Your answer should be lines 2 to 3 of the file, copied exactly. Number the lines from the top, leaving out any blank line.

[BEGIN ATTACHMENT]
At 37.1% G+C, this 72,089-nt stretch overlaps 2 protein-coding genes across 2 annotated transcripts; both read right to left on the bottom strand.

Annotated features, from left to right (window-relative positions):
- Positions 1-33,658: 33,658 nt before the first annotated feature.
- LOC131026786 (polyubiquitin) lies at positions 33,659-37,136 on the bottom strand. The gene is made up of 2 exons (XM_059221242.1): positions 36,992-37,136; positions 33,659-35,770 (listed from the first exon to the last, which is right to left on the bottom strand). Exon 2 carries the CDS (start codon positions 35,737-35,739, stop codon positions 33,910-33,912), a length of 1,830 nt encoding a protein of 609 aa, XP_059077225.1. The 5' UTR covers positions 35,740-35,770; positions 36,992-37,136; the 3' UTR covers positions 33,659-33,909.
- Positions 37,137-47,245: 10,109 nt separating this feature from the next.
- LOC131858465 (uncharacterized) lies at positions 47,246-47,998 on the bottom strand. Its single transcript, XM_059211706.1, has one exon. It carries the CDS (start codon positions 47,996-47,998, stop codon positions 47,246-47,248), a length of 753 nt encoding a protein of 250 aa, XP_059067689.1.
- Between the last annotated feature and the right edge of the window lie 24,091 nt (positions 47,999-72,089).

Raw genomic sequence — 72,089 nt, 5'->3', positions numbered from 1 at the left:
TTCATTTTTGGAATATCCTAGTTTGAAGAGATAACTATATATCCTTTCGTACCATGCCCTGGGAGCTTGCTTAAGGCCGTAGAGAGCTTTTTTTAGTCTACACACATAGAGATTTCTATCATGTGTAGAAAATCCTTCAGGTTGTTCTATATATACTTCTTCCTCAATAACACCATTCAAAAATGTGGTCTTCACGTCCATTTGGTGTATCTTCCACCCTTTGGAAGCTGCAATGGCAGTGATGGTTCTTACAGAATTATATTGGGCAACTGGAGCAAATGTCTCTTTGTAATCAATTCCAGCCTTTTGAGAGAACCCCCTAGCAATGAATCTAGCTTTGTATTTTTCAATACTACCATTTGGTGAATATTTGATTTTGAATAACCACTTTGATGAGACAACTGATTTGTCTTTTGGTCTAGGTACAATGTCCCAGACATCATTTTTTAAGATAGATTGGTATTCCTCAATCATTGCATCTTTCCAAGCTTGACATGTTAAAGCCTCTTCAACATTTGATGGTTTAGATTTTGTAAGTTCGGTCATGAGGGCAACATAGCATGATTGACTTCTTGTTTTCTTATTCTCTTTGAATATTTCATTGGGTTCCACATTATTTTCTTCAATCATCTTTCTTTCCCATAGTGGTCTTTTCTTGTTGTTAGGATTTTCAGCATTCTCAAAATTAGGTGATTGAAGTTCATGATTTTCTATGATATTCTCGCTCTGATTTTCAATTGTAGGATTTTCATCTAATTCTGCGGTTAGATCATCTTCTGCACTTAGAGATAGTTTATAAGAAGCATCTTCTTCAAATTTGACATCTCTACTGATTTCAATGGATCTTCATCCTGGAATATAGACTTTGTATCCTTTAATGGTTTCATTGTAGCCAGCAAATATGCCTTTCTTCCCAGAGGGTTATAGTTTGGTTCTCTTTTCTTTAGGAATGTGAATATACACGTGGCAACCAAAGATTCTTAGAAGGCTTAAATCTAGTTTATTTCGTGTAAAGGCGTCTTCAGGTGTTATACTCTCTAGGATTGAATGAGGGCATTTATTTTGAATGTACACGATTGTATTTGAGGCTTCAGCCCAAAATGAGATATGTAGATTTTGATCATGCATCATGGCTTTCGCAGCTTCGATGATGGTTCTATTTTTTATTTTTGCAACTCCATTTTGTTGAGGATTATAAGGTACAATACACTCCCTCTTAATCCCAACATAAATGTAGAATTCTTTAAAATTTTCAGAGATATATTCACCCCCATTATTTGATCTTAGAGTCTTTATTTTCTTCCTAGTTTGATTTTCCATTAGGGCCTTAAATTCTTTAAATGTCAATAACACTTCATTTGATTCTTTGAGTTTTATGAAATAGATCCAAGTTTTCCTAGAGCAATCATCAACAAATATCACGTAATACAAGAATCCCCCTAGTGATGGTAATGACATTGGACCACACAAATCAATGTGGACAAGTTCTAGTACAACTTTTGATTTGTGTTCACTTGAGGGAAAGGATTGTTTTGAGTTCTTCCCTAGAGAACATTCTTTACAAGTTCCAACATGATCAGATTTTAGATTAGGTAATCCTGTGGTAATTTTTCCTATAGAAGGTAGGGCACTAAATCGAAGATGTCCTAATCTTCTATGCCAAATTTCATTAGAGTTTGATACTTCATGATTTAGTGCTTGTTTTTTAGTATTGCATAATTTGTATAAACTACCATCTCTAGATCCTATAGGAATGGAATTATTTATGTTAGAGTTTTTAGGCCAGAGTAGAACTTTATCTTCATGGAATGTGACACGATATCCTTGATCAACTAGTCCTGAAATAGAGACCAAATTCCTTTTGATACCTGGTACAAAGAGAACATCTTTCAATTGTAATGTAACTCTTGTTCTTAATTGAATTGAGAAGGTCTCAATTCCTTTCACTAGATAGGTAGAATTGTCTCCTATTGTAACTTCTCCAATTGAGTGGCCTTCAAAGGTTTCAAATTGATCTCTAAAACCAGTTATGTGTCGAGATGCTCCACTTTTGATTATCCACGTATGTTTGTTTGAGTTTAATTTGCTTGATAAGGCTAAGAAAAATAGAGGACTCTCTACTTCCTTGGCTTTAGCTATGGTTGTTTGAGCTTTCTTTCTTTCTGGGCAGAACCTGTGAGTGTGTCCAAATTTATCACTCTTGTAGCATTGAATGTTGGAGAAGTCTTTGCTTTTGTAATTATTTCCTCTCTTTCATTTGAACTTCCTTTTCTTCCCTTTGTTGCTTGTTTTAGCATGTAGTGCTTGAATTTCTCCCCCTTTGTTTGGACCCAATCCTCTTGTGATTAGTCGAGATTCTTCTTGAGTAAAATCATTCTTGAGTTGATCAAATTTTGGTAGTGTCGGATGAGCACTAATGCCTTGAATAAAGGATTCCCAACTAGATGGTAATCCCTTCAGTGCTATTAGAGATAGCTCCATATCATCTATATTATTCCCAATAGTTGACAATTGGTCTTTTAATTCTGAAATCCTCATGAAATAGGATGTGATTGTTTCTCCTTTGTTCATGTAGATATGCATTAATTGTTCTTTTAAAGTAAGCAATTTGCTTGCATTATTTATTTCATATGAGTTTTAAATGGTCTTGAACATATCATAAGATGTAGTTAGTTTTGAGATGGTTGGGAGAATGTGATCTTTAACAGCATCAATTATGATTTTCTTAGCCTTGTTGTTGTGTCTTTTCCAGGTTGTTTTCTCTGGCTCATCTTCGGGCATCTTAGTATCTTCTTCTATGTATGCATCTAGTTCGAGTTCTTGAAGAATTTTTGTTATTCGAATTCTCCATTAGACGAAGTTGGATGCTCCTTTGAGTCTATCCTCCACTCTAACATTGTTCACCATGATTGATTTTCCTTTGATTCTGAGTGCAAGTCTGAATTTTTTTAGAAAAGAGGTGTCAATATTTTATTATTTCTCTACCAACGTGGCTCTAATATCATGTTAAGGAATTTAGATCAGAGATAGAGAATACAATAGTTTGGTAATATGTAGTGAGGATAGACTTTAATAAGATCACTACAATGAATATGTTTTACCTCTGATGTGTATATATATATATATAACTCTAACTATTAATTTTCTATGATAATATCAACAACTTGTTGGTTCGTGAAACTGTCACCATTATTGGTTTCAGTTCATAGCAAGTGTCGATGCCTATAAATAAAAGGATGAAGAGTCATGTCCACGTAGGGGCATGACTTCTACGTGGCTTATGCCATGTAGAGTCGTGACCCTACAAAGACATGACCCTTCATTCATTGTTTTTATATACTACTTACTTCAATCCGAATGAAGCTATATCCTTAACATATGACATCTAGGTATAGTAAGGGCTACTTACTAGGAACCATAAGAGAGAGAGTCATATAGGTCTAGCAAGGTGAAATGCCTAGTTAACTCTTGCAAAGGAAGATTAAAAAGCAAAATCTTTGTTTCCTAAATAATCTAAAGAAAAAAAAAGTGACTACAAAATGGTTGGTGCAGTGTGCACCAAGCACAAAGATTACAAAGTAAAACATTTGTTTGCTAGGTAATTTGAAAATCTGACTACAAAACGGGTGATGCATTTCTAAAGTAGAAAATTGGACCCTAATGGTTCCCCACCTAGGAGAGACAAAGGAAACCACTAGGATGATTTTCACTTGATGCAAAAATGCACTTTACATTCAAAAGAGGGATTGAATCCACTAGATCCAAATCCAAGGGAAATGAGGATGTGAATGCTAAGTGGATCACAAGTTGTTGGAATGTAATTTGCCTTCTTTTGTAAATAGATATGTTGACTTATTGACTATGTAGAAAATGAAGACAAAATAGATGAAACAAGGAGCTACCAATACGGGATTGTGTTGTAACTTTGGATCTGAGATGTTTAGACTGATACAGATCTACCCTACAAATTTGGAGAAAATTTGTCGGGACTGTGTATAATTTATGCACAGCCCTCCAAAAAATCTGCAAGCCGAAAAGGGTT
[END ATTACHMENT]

Annotated features, from left to right (window-relative positions):
- Positions 1-33,658: 33,658 nt before the first annotated feature.